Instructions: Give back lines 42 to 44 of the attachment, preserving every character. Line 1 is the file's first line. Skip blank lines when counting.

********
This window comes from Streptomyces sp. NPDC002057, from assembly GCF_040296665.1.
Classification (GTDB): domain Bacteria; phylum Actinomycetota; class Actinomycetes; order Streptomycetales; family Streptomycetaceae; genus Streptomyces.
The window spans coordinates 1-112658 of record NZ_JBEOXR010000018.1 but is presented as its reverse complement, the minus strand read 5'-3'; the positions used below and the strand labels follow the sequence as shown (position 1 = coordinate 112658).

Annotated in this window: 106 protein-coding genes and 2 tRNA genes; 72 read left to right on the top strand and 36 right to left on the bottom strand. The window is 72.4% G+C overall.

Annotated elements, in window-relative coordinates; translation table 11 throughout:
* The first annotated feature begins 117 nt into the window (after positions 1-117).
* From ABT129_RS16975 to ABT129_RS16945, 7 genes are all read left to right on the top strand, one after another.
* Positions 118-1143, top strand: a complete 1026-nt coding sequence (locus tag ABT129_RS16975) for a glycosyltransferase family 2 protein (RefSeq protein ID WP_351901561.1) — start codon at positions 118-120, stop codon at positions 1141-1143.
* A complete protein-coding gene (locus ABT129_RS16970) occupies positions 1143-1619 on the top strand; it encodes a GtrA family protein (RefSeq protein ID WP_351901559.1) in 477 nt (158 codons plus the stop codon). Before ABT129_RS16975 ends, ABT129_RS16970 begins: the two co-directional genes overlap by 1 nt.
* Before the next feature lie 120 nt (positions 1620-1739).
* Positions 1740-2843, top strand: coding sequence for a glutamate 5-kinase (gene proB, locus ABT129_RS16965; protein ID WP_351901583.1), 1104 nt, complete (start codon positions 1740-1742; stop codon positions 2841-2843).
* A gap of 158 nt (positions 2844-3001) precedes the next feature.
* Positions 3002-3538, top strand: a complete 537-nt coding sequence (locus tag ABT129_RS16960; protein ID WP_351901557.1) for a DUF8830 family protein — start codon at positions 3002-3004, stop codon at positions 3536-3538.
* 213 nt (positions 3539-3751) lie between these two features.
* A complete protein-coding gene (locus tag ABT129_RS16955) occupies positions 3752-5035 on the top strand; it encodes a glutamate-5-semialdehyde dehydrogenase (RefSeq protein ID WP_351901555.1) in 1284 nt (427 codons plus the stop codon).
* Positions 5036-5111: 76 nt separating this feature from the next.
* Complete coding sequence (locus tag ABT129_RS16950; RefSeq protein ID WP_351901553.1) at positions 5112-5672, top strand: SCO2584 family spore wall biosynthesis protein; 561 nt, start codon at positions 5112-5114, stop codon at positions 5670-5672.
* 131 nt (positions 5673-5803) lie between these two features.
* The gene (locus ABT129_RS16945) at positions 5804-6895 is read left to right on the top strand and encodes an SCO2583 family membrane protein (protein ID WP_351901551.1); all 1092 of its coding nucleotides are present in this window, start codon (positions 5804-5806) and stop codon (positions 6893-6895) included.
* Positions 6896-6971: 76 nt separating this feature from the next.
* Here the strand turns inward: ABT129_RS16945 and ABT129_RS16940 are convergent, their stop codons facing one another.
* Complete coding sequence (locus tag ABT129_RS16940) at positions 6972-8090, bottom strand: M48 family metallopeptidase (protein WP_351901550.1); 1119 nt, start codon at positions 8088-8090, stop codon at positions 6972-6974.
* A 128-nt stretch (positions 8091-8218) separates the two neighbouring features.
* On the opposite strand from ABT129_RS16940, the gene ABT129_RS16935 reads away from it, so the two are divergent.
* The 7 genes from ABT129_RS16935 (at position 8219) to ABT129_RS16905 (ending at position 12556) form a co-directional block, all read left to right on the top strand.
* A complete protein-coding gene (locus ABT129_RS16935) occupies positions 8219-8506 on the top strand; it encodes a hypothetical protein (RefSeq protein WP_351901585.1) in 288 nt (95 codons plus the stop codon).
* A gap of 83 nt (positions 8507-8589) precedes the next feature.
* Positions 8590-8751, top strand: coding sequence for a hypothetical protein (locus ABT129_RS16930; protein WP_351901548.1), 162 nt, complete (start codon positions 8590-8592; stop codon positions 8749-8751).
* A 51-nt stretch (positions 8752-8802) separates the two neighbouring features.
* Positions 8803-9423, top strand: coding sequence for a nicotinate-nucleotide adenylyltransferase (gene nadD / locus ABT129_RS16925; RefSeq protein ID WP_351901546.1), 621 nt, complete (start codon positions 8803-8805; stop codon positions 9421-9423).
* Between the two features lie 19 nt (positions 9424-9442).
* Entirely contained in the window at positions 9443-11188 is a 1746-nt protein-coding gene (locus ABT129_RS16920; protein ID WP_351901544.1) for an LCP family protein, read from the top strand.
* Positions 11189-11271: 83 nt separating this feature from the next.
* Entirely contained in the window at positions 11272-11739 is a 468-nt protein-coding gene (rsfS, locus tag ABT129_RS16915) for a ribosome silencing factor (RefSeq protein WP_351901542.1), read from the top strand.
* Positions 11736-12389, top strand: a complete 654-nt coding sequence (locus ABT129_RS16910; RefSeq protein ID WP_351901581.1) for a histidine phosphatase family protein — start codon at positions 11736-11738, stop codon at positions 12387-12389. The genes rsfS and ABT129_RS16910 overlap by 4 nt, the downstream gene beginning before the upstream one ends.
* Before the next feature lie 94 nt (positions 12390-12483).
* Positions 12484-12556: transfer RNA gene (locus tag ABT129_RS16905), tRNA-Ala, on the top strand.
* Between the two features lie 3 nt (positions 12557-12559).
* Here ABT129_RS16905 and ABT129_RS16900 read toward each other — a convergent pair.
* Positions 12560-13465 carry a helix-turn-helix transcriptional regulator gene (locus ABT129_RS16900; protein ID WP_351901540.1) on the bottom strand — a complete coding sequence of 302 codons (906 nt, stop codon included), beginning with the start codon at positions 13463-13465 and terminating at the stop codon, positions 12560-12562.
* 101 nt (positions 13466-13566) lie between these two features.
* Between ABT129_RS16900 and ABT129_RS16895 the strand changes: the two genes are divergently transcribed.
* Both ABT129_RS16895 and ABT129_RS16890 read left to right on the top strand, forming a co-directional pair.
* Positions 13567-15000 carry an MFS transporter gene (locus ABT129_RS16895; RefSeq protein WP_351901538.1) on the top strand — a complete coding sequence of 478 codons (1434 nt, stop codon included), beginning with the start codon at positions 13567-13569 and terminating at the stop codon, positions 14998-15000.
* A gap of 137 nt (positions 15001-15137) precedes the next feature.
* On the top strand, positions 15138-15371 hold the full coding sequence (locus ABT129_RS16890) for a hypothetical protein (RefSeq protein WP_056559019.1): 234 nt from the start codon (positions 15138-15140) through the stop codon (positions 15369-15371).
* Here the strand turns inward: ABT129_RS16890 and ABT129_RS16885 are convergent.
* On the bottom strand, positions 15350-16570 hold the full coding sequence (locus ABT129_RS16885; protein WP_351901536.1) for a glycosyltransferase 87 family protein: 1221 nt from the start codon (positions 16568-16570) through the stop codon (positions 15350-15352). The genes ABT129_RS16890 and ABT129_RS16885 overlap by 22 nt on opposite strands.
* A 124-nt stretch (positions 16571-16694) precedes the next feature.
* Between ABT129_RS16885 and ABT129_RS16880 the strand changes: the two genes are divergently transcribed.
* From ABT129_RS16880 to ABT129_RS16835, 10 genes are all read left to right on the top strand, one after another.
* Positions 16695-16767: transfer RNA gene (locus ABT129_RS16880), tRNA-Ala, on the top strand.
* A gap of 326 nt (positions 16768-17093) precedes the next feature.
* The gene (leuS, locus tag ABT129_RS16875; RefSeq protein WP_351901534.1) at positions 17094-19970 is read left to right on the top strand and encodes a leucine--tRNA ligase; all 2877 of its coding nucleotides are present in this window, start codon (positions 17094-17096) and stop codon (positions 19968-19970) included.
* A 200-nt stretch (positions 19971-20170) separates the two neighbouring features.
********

* Between ABT129_RS16900 and ABT129_RS16895 the strand changes: the two genes are divergently transcribed.
* Both ABT129_RS16895 and ABT129_RS16890 read left to right on the top strand, forming a co-directional pair.
* Positions 13567-15000 carry an MFS transporter gene (locus ABT129_RS16895; RefSeq protein WP_351901538.1) on the top strand — a complete coding sequence of 478 codons (1434 nt, stop codon included), beginning with the start codon at positions 13567-13569 and terminating at the stop codon, positions 14998-15000.